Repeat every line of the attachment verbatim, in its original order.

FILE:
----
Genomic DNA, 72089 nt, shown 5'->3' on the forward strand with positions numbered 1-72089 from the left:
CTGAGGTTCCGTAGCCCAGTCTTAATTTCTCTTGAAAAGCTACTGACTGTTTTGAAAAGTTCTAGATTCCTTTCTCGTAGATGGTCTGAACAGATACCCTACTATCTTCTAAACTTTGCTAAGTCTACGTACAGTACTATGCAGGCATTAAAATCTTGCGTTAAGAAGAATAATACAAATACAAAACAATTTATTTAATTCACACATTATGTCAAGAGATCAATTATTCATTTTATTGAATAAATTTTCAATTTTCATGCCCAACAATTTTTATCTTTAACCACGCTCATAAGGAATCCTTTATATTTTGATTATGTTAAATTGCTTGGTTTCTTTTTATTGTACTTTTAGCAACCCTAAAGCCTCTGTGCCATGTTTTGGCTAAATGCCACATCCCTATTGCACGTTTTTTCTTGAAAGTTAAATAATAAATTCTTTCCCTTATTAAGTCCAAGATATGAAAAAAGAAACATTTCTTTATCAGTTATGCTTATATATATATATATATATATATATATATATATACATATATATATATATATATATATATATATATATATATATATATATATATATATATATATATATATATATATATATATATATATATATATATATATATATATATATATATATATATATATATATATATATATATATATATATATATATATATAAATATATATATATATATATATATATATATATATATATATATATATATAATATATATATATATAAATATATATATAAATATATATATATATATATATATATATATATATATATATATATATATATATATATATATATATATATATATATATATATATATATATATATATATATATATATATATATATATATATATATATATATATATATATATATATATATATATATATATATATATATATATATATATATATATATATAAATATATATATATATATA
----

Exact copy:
Genomic DNA, 72089 nt, shown 5'->3' on the forward strand with positions numbered 1-72089 from the left:
CTGAGGTTCCGTAGCCCAGTCTTAATTTCTCTTGAAAAGCTACTGACTGTTTTGAAAAGTTCTAGATTCCTTTCTCGTAGATGGTCTGAACAGATACCCTACTATCTTCTAAACTTTGCTAAGTCTACGTACAGTACTATGCAGGCATTAAAATCTTGCGTTAAGAAGAATAATACAAATACAAAACAATTTATTTAATTCACACATTATGTCAAGAGATCAATTATTCATTTTATTGAATAAATTTTCAATTTTCATGCCCAACAATTTTTATCTTTAACCACGCTCATAAGGAATCCTTTATATTTTGATTATGTTAAATTGCTTGGTTTCTTTTTATTGTACTTTTAGCAACCCTAAAGCCTCTGTGCCATGTTTTGGCTAAATGCCACATCCCTATTGCACGTTTTTTCTTGAAAGTTAAATAATAAATTCTTTCCCTTATTAAGTCCAAGATATGAAAAAAGAAACATTTCTTTATCAGTTATGCTTATATATATATATATATATATATATATATATATACATATATATATATATATATATATATATATATATATATATATATATATATATATATATATATATATATATATATATATATATATATATATATATATATATATATATATATATATATATATATATATATATATATATATATATATATATATATAAATATATATATATATATATATATATATATATATATATATATATATATAATATATATATATATAAATATATATATAAATATATATATATATATATATATATATATATATATATATATATATATATATATATATATATATATATATATATATATATATATATATATATATATATATATATATATATATATATATATATATATATATATATATATATATATATATATATATATATATATATATATATATATATATATATATAAATATATATATATATATA